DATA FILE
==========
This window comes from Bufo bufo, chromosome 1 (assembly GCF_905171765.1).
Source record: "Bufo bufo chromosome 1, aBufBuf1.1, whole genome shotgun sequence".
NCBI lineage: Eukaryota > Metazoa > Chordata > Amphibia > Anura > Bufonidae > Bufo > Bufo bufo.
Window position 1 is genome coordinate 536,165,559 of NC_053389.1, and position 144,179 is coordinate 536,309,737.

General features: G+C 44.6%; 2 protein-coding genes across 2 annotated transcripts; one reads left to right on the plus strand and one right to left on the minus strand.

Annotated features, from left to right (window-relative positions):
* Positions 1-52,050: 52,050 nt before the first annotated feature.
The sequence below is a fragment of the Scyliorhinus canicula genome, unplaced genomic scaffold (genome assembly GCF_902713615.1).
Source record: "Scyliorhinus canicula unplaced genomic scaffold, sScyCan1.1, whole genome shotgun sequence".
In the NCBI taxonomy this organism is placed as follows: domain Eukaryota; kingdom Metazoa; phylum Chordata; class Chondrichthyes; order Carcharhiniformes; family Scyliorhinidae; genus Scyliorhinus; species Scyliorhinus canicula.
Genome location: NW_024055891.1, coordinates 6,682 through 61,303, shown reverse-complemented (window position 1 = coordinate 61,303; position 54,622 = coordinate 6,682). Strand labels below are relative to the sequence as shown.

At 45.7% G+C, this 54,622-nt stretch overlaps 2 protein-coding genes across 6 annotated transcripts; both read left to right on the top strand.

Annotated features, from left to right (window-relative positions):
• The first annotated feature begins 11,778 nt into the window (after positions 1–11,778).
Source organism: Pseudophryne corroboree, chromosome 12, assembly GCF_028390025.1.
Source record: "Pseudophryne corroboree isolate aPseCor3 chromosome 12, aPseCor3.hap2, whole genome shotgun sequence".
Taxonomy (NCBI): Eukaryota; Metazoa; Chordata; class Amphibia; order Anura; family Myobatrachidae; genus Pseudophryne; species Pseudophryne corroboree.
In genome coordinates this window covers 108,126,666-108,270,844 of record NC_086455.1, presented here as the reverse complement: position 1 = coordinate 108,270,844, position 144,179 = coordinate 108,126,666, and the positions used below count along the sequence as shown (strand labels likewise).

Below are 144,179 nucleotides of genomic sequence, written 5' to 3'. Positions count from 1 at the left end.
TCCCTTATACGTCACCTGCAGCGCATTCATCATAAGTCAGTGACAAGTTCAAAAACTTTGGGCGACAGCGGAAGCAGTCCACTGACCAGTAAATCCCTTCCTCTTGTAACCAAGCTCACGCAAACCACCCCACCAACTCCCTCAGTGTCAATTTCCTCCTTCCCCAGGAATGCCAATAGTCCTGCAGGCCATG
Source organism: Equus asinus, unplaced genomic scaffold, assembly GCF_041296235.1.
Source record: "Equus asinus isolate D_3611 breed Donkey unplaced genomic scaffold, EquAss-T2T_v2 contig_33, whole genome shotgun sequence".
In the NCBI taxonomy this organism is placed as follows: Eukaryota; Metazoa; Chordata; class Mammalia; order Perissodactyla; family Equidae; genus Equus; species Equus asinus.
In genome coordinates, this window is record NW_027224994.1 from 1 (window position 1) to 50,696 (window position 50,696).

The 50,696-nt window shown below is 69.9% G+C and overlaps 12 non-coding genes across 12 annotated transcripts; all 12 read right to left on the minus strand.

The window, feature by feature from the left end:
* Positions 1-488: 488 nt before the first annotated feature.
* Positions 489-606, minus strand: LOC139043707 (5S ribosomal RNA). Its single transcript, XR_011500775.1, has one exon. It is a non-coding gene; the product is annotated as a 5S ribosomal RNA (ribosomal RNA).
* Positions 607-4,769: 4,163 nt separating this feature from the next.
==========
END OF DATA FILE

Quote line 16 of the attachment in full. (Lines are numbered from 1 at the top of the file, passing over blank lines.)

Source record: "Pseudophryne corroboree isolate aPseCor3 chromosome 12, aPseCor3.hap2, whole genome shotgun sequence".